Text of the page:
Istanbul hosts workshop to gather Royal Court writers
ISTANBUL - Hürriyet Daily News
Fellow British playwright Zinny Harris and Ravenhill were in town for an organization led by the British Council.Turkish playwrights are growing more confident as time goes on and Turkish theater circles are expanding to include bilingual plays as well, according to British playwright Mark Ravenhill, who has been attending a series of workshops in Istanbul over the past week with a group of regional up-and-coming playwrights.
Fellow British playwright Zinnie Harris and Ravenhill were in town for an organization led by the British Council, which aimed at bringing together the art’s known faces with a group of unknown writers in a project that would be spanning over a year’s time.
“I think one of the interesting things to notice is that how the Kurdish writers seem more confident and quite certain about their need to write in Kurdish. I think it’s a growing movement; sometimes you may have an audience that sees a play both in Kurdish and Turkish. There is a lot of in passion Kurdish theater and for bilingual theater as well,” Ravenhill said.
The workshop and writers
The group of writers who had the chance to work with Harris and Ravenhill was a mixed group of writers from Iran and Turkey, who were required to place their work of art in their native languages before being picked out by a group of applicants to join the ride.
“We’ve been working with three languages in the room,” Harris said. “So when we came over here, we were curious about how it would work. But actually, the writers have been very generous with who they are and very open.”
“It takes a long time to get to know people and their culture, but I feel like we took a big step forward,” Ravenhill told me.
I asked the British playwrights whether or not they picked up any differences between the Western works of art and the workshop sessions, which consist of regional input, to which Harris said some differences exist, but the “essence of drama” remains the same.
“There is a sense of living in a different world. Well, not a different world, but a different landscape, so some of the subjects were particular. Of course they talk a lot about censorship, which is something Mark and I don’t really think about.”
The workshops seem to work out, however, the writers both agree on feeling “a leap forward,” in the sense of sharing and practicing, even for challenges that were “quite provoking.” A majority of the writers attending the workshops are Turkish, which ultimately brings us to the subject of Turkish theater and playwrights. Ravenhill, who has been to Turkey before, says a growing confidence can be seen among the Turkish artists.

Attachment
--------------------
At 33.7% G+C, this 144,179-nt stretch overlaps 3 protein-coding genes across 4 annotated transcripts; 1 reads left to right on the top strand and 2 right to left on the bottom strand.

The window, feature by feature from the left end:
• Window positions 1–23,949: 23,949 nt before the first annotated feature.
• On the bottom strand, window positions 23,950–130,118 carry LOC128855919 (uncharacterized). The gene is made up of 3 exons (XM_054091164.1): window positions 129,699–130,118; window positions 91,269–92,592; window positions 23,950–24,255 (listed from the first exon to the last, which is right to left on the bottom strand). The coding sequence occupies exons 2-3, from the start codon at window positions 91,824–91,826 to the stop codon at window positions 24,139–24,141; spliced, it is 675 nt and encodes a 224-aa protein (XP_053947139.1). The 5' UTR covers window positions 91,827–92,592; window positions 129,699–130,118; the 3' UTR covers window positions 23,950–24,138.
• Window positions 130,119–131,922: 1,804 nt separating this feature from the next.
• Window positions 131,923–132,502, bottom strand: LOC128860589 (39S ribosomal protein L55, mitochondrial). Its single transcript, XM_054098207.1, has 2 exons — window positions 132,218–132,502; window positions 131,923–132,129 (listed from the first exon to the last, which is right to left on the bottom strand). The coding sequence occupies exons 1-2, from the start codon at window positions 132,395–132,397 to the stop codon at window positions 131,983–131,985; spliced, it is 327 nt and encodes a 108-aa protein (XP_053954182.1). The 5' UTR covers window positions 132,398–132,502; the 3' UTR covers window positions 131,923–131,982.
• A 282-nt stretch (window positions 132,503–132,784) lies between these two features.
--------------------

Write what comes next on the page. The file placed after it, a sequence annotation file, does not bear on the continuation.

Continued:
Influences on Turkish writers
“The British theater has been very influential on Turkish writers over the last decade. Maybe too many British plays in translation. Now, Turkish writers are getting more confident,” Ravenhill said.
The native language prequisite was something the British Council particularly focused on—which perhaps more than in any other context, easily had its reflections in the Turkish society. But the point, he adds, is not writing to represent anything in particular, but writing “the best possible play they want to write.”
“I think some of them might have more of a national expression or spirit. But their nationalities will only be a small part of the play. I don’t think they should write feeling that they represent their country or ethnicity but write the best play they could.”
As for the past five days they spent working with the group, Harris said they are “pleased” with the outcomes.
“I think we feel quite pleased that we’ve given them some stuff to chew on and we started to see some real differences in their writing. We saw big leaps,” Harris said. “Yeah, I think we saw steps forward. You put in some practice and ideas that will keep on giving over the next year hopefully, the stuff will keep coming back to them and be useful for a long time,” Ravenhill added.